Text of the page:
By now, I’m sure you’ve heard me say insurance is critical for society. I know, friends, I might sound like a broken record… but hear me out. Without insurance, cars can’t be on the road. Mortgages can’t be issued. Contracts can’t be agreed. Buildings can’t be built.
The most recent wave of insurance innovation has seen lots of adaptation and improvement in personal and small business insurance. However, out of all the many lines of business out there, the one that we’ve observed as remaining largely untouched – neglected, even! – is construction insurance.
For the very insurance product that enabled your house, office and local train station to be built, I’m hopeful that things are looking up. I’m thrilled to share news of our latest insurance-related investment: OnSiteIQ.
Providing eyes, on site
OnSiteIQ’s visual documentation and risk assessment software enables owners, developers, general contractors, insurers – in fact, anyone with an interest in the development of a construction site – to better understand what is going on with a site.
OnSiteIQ goes beyond insurance as we tend to know and think about it. This company is about the business of risk – and managing it. Risk related to people, regulatory requirements, fire, and even the financial and reputational risks of not completing a project on time – or getting it wrong!
Most construction sites today are exposed to all of these risks, and more. OnSiteIQ is using advanced computer vision technology to provide a seamless progress, quality, and safety assessment capability. Construction is so different from other industries. Risk control (underestimated for so long) can be the most valuable and effective tool for insurance companies to improve site safety, and even improve profitability.
There’s no better time to tackle this problem
The circumstances that led to the founding of this important business are truly shocking. As recently as 2016, an average of 3 workers died on construction sites in the United States, every day. Every day. This means that one in five worker deaths are now in construction, and many more suffer life-changing injuries. This should be zero – there is so much work to be done. Technology is finally arriving in construction.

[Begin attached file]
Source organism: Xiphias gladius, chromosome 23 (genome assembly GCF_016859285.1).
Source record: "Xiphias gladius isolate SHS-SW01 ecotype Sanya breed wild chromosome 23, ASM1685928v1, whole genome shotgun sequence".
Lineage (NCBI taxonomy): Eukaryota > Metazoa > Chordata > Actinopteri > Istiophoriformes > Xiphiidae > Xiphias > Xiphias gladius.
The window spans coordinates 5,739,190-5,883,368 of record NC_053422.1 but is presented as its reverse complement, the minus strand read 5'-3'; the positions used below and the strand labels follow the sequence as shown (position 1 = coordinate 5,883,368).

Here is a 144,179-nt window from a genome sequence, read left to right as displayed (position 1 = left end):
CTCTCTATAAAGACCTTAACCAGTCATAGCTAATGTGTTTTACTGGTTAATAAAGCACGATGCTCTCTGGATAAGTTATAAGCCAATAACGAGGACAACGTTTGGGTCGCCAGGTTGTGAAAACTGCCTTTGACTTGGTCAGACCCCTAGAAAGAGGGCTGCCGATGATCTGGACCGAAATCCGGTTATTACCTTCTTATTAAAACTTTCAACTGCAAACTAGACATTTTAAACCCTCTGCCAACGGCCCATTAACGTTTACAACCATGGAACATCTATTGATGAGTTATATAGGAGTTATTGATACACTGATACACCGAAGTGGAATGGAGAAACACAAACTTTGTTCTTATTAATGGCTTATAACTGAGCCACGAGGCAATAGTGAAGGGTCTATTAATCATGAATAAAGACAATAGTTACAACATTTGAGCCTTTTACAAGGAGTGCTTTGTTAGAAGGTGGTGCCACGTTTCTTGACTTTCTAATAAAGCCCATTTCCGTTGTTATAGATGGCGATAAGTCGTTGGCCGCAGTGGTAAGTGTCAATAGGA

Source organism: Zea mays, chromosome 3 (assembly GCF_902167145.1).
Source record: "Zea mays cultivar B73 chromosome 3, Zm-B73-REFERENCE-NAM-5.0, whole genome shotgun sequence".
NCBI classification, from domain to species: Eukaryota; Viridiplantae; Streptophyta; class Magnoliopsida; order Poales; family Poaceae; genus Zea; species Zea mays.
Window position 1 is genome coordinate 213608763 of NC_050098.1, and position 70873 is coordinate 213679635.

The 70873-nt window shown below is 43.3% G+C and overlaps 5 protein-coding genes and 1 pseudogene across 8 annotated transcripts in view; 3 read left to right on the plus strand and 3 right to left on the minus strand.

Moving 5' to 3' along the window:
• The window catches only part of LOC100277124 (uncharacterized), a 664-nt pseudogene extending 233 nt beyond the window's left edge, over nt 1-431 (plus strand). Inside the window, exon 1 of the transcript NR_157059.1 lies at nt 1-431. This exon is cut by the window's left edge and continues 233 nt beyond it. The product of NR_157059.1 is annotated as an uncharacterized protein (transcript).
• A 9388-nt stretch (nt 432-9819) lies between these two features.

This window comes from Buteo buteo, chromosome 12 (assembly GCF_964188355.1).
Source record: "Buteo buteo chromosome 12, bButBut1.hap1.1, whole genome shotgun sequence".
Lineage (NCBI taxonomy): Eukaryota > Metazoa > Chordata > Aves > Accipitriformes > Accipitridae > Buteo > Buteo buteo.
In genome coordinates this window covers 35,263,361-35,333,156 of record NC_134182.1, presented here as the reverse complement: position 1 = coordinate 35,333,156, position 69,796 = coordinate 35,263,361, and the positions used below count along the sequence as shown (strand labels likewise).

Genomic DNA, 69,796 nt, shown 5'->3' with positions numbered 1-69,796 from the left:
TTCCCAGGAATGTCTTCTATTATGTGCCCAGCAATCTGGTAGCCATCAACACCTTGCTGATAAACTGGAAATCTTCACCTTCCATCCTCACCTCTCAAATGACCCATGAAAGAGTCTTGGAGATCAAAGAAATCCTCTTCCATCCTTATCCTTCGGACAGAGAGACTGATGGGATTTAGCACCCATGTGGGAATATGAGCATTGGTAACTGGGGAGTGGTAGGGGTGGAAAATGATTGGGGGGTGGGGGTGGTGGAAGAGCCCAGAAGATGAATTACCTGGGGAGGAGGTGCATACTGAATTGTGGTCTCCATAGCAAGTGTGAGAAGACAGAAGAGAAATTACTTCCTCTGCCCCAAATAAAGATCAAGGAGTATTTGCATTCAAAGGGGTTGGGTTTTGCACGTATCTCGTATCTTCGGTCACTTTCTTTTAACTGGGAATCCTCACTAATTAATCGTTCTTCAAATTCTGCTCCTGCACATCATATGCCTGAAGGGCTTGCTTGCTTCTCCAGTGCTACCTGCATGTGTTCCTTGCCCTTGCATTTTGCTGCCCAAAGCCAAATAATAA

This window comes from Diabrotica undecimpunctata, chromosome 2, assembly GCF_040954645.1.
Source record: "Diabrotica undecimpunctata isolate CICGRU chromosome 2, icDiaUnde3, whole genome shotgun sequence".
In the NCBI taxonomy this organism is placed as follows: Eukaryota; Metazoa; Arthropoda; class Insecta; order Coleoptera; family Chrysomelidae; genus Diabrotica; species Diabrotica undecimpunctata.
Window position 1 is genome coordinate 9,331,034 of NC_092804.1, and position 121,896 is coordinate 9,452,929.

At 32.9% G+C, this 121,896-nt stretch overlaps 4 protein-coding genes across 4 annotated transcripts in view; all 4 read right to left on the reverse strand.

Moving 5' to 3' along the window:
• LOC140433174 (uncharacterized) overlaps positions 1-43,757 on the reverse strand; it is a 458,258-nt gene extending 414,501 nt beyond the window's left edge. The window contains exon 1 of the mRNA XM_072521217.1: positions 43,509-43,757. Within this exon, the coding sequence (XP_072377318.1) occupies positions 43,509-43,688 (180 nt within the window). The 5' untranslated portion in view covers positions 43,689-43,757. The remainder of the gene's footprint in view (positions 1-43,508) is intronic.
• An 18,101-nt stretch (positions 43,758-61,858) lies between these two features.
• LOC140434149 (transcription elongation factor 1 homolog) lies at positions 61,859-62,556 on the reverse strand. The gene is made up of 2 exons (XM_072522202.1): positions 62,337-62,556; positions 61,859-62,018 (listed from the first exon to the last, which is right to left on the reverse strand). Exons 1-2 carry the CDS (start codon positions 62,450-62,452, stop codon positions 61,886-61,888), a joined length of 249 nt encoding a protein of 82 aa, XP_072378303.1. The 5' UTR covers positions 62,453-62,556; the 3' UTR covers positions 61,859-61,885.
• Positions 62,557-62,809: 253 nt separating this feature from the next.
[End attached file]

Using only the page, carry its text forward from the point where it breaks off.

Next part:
In New York, between 1986 and 2017, the number of OSHA inspections decreased by 63%. Furthermore, over the past five years, the New York State fatal occupational injury rate in construction increased by 30%. The total cost of all disabling workplace injuries in the United States hit $60bn in 2017, according to Liberty Mutual’s Workplace Safety Index.
There are more than 252,000 construction sites in the United States, yet there appear to be fewer than 10,000 Environmental, Health, and Safety (EHS) specialists in the country working on construction. That means that less than 5% of construction projects have a full-time safety manager. Between October 2017 and September 2018, there were roughly 9,000 construction-related inspections and handed out over 22,000 citations. Penalties are now up to $130,000 per violation for wilful or repeated transgressions.
It has been a real pleasure to get to know the OnSiteIQ team throughout 2018. Co-founders Ardalan Khosrowpour and John Mollis have come together to tackle this very pertinent problem head-on at exactly the right time. Ardalan is a Charles Via PhD Fellowship recipient and a Myers-Lawson School of Construction PhD Fellowship holder. John is an expert in computer vision who formerly worked at SRI International. We’re excited about the impact they’ll have on the construction industry for a long time to come, and very happy to be working with them.